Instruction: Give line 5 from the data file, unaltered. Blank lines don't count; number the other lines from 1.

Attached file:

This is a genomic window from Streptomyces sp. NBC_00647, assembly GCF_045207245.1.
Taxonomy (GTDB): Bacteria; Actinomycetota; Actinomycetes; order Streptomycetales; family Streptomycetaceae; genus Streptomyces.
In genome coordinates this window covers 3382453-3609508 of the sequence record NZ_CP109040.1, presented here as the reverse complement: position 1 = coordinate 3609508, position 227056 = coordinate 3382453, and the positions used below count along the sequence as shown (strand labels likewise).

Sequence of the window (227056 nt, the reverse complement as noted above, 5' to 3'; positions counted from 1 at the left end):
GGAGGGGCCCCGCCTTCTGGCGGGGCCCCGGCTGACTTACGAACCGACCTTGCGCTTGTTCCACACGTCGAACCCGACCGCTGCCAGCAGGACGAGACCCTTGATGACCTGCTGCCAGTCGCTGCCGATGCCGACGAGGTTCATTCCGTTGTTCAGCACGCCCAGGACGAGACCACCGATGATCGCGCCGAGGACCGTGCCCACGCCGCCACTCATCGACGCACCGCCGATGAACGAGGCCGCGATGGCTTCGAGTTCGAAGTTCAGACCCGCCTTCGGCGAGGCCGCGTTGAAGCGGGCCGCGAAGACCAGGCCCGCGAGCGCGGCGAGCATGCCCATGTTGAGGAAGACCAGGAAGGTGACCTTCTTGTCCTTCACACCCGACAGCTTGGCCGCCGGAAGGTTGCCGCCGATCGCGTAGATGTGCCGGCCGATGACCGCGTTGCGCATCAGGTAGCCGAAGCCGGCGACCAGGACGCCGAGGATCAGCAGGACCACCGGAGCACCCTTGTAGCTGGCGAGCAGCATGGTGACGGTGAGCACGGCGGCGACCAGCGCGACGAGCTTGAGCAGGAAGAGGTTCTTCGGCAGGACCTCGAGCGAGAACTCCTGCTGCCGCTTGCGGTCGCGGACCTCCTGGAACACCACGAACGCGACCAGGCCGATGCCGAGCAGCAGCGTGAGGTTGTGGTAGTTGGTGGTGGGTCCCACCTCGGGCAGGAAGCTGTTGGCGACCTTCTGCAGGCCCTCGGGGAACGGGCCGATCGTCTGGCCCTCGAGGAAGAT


GGAGGGGCCCCGCCTTCTGGCGGGGCCCCGGCTGACTTACGAACCGACCTTGCGCTTGTTCCACACGTCGAACCCGACCGCTGCCAGCAGGACGAGACCCTTGATGACCTGCTGCCAGTCGCTGCCGATGCCGACGAGGTTCATTCCGTTGTTCAGCACGCCCAGGACGAGACCACCGATGATCGCGCCGAGGACCGTGCCCACGCCGCCACTCATCGACGCACCGCCGATGAACGAGGCCGCGATGGCTTCGAGTTCGAAGTTCAGACCCGCCTTCGGCGAGGCCGCGTTGAAGCGGGCCGCGAAGACCAGGCCCGCGAGCGCGGCGAGCATGCCCATGTTGAGGAAGACCAGGAAGGTGACCTTCTTGTCCTTCACACCCGACAGCTTGGCCGCCGGAAGGTTGCCGCCGATCGCGTAGATGTGCCGGCCGATGACCGCGTTGCGCATCAGGTAGCCGAAGCCGGCGACCAGGACGCCGAGGATCAGCAGGACCACCGGAGCACCCTTGTAGCTGGCGAGCAGCATGGTGACGGTGAGCACGGCGGCGACCAGCGCGACGAGCTTGAGCAGGAAGAGGTTCTTCGGCAGGACCTCGAGCGAGAACTCCTGCTGCCGCTTGCGGTCGCGGACCTCCTGGAACACCACGAACGCGACCAGGCCGATGCCGAGCAGCAGCGTGAGGTTGTGGTAGTTGGTGGTGGGTCCCACCTCGGGCAGGAAGCTGTTGGCGACCTTCTGCAGGCCCTCGGGGAACGGGCCGATCGTCTGGCCCTCGAGGAAGAT